RX10iv Birds in Flight (my first time out)

Started 11 months ago | Discussions thread
OP Horacecoker Senior Member • Posts: 1,988
Re: RX10iv Birds in Flight (my first time out)

edform wrote:

Horacecoker wrote:

edform wrote:

Horacecoker wrote:

edform wrote:

Two points...

1. These are absolutely great.

2. They look very like they have substitute backgrounds.

Surely you are jesting with 2) ?

I wasn't actually. The quality of separation between the brides and the background, particularly in the downward facing shots against the sea is just so stupendously good that I was totally thrown by it.

You realise that no one has posted bird shots from the new Mk 4 that are anywhere near this for quality - I'm not saying these are the cream of a good crop, I'm saying these are spectacular and the rest of what's been posted are mediocre.

I do not doubt your word if you say they are as captured and that has serious ramifications for the birding fraternity in particular. You have just proved the RX10-IV does birds to professional standards. I know gulls are easy, it's often mentioned - I even managed to get sharp shots with my original RX10 fitted with the big tele-extender I adapted to it - 300mm @ F/2.8 equivalent, but these shots of yours are as good as anything I've ever seen.

This is one of mine...

As you can see, your images are way, way better than this.

Your post has persuaded me that I shall have to buy myself an RX10-IV.

I know what you are saying Ed, but I'm not allowed to blow my own trumpet. Thanks for the compliments. Unlike a lot posters I will only post bird images that have seriously good image quality to show what's achievable with the RX10iii and now the iv. I aim for perfection, if that's a fault of mine it's a good fault to have. There are one or two others like me but they are few and far between, Speedy is one of them for sure. His shots with the Panasonic FZ1000 are a bit special to say the least.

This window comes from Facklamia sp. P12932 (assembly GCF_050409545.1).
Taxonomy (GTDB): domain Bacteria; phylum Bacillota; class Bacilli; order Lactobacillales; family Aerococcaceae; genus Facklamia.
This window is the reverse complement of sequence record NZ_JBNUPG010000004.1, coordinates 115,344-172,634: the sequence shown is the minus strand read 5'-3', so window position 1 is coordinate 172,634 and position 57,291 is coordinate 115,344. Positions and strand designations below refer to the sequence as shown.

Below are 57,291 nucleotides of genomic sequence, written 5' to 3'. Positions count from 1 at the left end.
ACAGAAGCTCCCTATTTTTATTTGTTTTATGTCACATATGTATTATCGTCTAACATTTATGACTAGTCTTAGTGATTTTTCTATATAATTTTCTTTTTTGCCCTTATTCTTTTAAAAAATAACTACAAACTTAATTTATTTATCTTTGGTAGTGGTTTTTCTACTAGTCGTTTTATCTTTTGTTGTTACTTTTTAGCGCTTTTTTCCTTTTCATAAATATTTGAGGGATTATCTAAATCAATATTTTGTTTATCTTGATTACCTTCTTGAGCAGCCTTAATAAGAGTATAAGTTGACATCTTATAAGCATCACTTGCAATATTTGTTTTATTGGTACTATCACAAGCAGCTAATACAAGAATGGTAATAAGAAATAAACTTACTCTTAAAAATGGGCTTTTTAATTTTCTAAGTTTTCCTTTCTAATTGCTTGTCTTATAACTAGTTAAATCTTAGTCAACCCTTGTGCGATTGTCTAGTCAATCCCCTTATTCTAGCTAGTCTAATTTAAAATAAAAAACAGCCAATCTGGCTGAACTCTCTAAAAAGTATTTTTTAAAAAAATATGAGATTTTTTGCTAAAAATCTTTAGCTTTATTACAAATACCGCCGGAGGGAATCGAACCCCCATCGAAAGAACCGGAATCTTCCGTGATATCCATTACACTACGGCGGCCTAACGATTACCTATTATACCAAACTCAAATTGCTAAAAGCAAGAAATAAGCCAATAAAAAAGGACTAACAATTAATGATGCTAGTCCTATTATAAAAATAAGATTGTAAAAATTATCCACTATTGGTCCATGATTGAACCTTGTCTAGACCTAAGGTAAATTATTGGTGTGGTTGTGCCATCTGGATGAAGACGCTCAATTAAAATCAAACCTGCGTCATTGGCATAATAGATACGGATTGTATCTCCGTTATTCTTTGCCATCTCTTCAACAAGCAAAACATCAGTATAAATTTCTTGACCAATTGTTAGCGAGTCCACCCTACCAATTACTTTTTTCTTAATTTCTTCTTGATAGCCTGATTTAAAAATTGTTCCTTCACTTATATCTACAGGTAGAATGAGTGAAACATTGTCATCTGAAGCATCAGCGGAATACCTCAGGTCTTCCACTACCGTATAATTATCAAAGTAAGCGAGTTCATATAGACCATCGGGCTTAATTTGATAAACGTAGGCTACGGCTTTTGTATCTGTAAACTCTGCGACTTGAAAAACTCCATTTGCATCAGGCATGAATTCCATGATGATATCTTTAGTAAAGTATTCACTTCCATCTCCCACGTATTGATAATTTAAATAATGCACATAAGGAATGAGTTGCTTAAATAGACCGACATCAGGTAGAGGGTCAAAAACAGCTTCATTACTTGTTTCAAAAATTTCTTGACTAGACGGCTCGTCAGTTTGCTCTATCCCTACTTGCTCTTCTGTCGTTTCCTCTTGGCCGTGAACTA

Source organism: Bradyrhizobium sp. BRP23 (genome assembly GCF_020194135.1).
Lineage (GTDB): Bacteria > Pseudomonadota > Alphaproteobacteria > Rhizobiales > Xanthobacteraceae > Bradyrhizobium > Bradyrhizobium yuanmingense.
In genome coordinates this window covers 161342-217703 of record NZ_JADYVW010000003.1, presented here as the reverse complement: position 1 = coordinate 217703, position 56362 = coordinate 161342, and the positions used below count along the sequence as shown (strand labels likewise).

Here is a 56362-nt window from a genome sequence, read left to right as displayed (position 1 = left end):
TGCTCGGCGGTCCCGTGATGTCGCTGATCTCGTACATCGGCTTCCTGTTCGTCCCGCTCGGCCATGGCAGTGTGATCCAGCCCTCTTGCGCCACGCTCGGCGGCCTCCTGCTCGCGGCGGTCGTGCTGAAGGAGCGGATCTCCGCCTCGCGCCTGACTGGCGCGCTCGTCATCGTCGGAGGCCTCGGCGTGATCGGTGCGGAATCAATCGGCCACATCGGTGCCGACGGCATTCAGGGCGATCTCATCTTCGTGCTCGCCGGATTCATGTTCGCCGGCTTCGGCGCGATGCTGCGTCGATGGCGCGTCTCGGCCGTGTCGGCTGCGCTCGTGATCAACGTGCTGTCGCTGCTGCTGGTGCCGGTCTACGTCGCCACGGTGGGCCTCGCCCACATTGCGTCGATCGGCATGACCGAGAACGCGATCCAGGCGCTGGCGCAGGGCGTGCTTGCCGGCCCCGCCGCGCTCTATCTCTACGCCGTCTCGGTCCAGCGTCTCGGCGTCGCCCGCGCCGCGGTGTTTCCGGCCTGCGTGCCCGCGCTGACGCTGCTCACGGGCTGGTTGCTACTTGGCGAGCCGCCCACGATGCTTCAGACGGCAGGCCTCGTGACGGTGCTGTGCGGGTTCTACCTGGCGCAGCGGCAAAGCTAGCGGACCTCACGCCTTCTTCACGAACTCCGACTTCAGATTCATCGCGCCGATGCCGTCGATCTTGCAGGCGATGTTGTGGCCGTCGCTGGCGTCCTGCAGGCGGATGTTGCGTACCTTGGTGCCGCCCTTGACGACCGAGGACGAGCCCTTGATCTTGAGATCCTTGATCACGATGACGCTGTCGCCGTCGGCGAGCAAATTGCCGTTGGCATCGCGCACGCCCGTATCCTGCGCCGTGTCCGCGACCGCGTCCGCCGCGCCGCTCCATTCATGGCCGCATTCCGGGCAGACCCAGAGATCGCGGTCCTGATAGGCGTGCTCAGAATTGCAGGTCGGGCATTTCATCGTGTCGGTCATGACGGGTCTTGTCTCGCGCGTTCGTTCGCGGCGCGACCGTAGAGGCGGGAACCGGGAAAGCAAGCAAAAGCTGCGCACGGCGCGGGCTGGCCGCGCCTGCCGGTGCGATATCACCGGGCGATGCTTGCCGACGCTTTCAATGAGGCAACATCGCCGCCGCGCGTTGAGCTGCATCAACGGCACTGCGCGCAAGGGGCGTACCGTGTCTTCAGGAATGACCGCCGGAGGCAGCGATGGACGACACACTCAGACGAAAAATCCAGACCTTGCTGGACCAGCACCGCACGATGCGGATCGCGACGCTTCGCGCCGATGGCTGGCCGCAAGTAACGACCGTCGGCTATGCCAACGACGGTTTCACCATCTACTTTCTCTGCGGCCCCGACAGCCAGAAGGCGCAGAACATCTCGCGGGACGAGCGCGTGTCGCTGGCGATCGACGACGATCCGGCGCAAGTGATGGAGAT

Now I'll explain exactly how I achieved those images. All my camera setting are included in my initial post but that's just the start of it. The quality I achieve is due to shooting RAW and post processing. Nobody will get similar results from ooc jpegs with the RX10iv including me. Most folk know about general post processing such as lifting shadows, bringing down highlights, using the clarity slider etc, etc to improve photos but I go one step further. My goal is to make the images look like they've been taken with a full frame camera and to do this takes time and experience. I've got both, loads of time and twenty odd years experience of using Photoshop, I first started with the program when scanning my 35mm slides before digital cameras even made an appearance! I've explained exactly what I do in other posts in the past, it's no secret but here goes again.

Even at low ISO you will see noise in 1" senor images when viewed at 100% and a lot less than 100% in some cases. That's why I have maximum ISO set to 800 but I don't really like going above 400 ISO with birds. If that means I can't shoot a Blackbird in a coal cellar - so be it, I don't take the shot or I take the shot anyway then bin it. The exception to that would be a rare bird, then quality isn't priority and anything would do as a record shot.